While we do not claim to be a law experts, it seems that the constitution being proposed does not guarantee the fundamental rights of freedom of press. The fact is, there should be no such thing as state media in a democracy.
Often, it ends up becoming a mouthpiece for the ruling regime as was demonstrated by their lack of coverage of Tahrir protests against Morsi, and their heavy bias towards the pro-Morsi rally. Just yesterday, TV presenter Hala Fahmy was cut off mid-show for daring to mention the problems facing journalists, using a burial shroud as a symbol of the death of freedom.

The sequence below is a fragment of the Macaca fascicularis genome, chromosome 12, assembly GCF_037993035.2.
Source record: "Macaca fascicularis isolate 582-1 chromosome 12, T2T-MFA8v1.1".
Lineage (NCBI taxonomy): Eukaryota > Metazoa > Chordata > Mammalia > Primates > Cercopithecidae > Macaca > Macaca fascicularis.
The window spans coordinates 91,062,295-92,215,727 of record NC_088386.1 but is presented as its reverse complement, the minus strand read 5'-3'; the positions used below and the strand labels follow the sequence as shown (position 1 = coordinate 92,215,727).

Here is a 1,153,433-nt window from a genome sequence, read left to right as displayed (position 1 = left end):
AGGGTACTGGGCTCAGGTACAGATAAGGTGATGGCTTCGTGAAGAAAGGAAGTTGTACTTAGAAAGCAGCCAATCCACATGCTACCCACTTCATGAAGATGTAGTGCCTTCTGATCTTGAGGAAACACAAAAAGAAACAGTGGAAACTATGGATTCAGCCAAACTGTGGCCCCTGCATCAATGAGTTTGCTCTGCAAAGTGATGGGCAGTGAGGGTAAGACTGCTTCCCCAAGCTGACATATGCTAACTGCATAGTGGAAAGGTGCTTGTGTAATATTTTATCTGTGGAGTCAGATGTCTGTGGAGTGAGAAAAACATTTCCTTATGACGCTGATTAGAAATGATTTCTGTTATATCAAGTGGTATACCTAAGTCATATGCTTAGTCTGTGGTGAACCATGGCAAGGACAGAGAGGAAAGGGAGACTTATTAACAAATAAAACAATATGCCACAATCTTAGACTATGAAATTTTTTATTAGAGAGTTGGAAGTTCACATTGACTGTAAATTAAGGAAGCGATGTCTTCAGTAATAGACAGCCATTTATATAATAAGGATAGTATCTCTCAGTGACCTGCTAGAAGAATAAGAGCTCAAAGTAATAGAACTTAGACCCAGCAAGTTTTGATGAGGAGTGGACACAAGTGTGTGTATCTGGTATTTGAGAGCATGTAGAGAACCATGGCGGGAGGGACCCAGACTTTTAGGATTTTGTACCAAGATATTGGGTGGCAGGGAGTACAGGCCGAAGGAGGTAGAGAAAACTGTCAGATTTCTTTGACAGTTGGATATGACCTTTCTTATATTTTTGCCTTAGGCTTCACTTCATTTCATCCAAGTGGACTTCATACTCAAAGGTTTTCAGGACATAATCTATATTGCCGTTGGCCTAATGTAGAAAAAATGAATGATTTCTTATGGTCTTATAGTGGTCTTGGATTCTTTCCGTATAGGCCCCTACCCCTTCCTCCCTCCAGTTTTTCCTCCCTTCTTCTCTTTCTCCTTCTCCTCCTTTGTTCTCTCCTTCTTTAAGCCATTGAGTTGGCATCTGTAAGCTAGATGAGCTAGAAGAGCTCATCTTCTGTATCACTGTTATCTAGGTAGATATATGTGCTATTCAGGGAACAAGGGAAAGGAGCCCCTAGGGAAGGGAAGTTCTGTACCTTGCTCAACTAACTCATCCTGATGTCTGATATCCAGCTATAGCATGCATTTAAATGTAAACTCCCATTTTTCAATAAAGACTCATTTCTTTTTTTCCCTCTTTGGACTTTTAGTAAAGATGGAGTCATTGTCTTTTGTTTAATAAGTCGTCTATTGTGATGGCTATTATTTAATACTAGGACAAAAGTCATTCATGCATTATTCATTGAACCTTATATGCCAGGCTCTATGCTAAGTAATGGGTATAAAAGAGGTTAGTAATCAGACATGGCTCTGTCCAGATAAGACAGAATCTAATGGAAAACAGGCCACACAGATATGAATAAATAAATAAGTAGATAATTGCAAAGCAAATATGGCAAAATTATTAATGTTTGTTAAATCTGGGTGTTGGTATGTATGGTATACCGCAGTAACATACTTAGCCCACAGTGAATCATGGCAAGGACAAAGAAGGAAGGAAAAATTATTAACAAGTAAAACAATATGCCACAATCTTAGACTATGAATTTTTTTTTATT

One of the aims of the revolution was to ensure the freedom of press. In fact, the independent and opposition press has long been politically active. Post-January 25th, the media flourished and we were beginning to see fair, balanced and uncensored coverage on the plethora of news and current affairs channels. Though this was shrouded in sensationalism, we began to see real, constructive debate and criticism on our airwaves. State television exists elsewhere, such as the publically-funded BBC, but in the UK, the government does not involve itself in the content put out by the network. In fact, the British government is one of the BBC’s harshest critics, continuously urging the corporation’s heads to play fair.